Diagnostic Leasing moved to include Fireman’s Fund and Associated Indemnity as parties to the final judgment, and Fireman’s Fund, Associated Indemnity, and Diagnostic Leasing negotiated an agreed order to include Associated Indemnity as a party to the final judgment and deny Diagnostic Leasing’s motion to include Fireman’s Fund. The state court entered the agreed order, granting the motion with respect to Associated Indemnity, finding Associated Indemnity liable to the extent of its $100,000 coverage limit under the insurance policy, and denying the motion with regard to Fireman’s Fund. The state court entered final judgment against Blocker Storage for $994,638.37; $100,000 of that amount was recoverable from Associated Indemnity per the agreed order.


Diagnostic Leasing argued that the district court erred in granting summary judgment for Associated Indemnity on its bad faith claims but the Eleventh Circuit disagreed.


Because (1) the policy was issued by Associated Indemnity on behalf of Fireman’s Fund; (2) Fireman’s Fund directed Associated Indemnity to defend Blocker Storage and offer Blocker Storage the policy limits to settle Diagnostic Leasing’s insurance claim; and (3) Fireman’s Fund negotiated the 2001 release to release Blocker Storage’s claims arising from the policy; and because Diagnostic Leasing did not rebut the evidence of an agency relationship, the district court did not err in granting summary judgment for Associated Indemnity on the agency issue.

Effect of the 2001 Release

Under Florida law, once the insured releases the insurer from liability, the insured no longer has a cause of action against the insurer and neither does an injured third party.

The 2001 release was not limited to only those claims that existed at the time of the release; it released “all claims for . . . ‘bad[]faith’ damages, . . . arising out of or related to” Blocker Storage’s insurance claims under the policy. Any bad faith claims against Associated Indemnity related to Blocker Storage’s insurance claims under the policy.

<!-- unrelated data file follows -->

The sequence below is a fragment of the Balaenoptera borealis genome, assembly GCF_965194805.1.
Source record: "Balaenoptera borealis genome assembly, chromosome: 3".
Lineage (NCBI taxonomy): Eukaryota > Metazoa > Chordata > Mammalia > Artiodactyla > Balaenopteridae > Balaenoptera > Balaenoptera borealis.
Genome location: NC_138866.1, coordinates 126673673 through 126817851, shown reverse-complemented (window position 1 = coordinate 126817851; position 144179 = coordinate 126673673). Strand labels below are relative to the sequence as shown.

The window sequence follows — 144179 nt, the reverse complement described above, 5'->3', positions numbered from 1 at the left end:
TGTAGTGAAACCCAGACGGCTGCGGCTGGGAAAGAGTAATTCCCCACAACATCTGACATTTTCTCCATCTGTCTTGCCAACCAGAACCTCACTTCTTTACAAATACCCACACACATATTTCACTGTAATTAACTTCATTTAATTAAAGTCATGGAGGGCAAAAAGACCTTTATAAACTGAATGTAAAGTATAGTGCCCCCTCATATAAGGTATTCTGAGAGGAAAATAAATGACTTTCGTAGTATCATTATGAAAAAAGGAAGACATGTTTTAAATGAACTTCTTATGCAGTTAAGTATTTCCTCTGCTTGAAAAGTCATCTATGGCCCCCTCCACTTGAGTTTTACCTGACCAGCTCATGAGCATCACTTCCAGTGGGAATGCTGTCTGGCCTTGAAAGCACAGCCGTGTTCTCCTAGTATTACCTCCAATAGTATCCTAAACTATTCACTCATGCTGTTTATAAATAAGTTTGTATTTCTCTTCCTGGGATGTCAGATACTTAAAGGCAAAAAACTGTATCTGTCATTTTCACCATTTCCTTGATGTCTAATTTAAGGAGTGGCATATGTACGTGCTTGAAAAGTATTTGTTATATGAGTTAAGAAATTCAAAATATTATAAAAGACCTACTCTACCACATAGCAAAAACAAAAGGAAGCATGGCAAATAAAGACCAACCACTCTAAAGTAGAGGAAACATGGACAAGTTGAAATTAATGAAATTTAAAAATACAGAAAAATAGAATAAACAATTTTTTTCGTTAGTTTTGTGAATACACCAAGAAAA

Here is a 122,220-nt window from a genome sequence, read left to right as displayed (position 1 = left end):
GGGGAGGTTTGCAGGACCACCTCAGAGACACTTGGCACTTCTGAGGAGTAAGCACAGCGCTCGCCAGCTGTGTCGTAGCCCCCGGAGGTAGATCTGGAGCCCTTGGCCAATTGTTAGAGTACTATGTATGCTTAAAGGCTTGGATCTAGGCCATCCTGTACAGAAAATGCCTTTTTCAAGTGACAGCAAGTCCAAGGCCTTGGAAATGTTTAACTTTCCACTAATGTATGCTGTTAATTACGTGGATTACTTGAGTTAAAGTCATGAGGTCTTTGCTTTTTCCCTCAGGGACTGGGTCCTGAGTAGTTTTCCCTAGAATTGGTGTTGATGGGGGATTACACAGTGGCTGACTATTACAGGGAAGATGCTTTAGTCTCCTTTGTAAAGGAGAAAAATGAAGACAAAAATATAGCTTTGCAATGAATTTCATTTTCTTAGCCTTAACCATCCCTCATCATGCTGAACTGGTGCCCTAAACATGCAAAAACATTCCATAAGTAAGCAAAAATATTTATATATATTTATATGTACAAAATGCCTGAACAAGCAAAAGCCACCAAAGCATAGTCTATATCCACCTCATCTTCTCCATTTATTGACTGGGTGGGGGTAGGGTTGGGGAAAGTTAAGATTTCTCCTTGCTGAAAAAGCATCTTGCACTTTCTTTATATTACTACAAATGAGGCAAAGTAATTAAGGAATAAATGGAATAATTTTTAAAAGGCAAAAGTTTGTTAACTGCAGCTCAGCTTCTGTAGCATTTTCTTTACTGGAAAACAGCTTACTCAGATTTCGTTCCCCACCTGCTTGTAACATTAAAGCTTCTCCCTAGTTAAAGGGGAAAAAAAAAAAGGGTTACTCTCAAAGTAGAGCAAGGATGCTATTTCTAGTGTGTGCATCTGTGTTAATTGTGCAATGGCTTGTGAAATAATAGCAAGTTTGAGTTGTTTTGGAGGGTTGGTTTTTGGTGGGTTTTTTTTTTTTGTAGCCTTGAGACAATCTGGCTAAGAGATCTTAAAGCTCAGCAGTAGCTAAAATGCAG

Once Blocker Storage released Associated Indemnity from liability “arising out of or related to” Blocker Storage’s insurance claims under the policy, including liability for any bad faith, “no such [bad faith] action [could] be maintained” by Diagnostic Leasing against Associated Indemnity. Associated Indemnity owed no independent duty of good faith to Diagnostic Leasing who was not an insured under its policy.

Because the 2001 release preceded the assignment of Blocker Storage’s claims under the insurance policy and released Associated Indemnity of “all claims . . . for ‘bad[]faith’ damages” arising out of or related to” Blocker Storage’s insurance claims under the policy, the release extinguished Diagnostic Leasing’s claims for bad faith, which existed only by virtue of Blocker Storage’s insurance relationship with Associated Indemnity.

Mutual Mistake

The 2001 release settled the amount of Associated Indemnity’s liability under its insurance policy issued to Blocker Storage and referenced the underlying litigation between Blocker Storage and Diagnostic Leasing where Associated Indemnity was the insurer and funded Blocker Storage’s defense.


Diagnostic Leasing won a judgment against Blocker Storage for almost one million dollars only to give up trying to collect from the responsible defendant by taking an assignment against Blocker Storage’s insurer who had, before the assignment, released the insurer. Greed and hope of getting the full judgment plus punitive damages from an insurer Diagnostic and its lawyers failed to do their due diligence to deal with the release and tried to avoid the release by going after a sister insurer of the named insurer. A waste of time and effort.

(c) 2022 Barry Zalma & ClaimSchool, Inc.

Barry Zalma, Esq., CFE, now limits his practice to service as an insurance consultant specializing in insurance coverage, insurance claims handling, insurance bad faith and insurance fraud almost equally for insurers and policyholders. He practiced law in California for more than 44 years as an insurance coverage and claims handling lawyer and more than 54 years in the insurance business. He is available at and

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About Barry Zalma

An insurance coverage and claims handling author, consultant and expert witness with more than 48 years of practical and court room experience.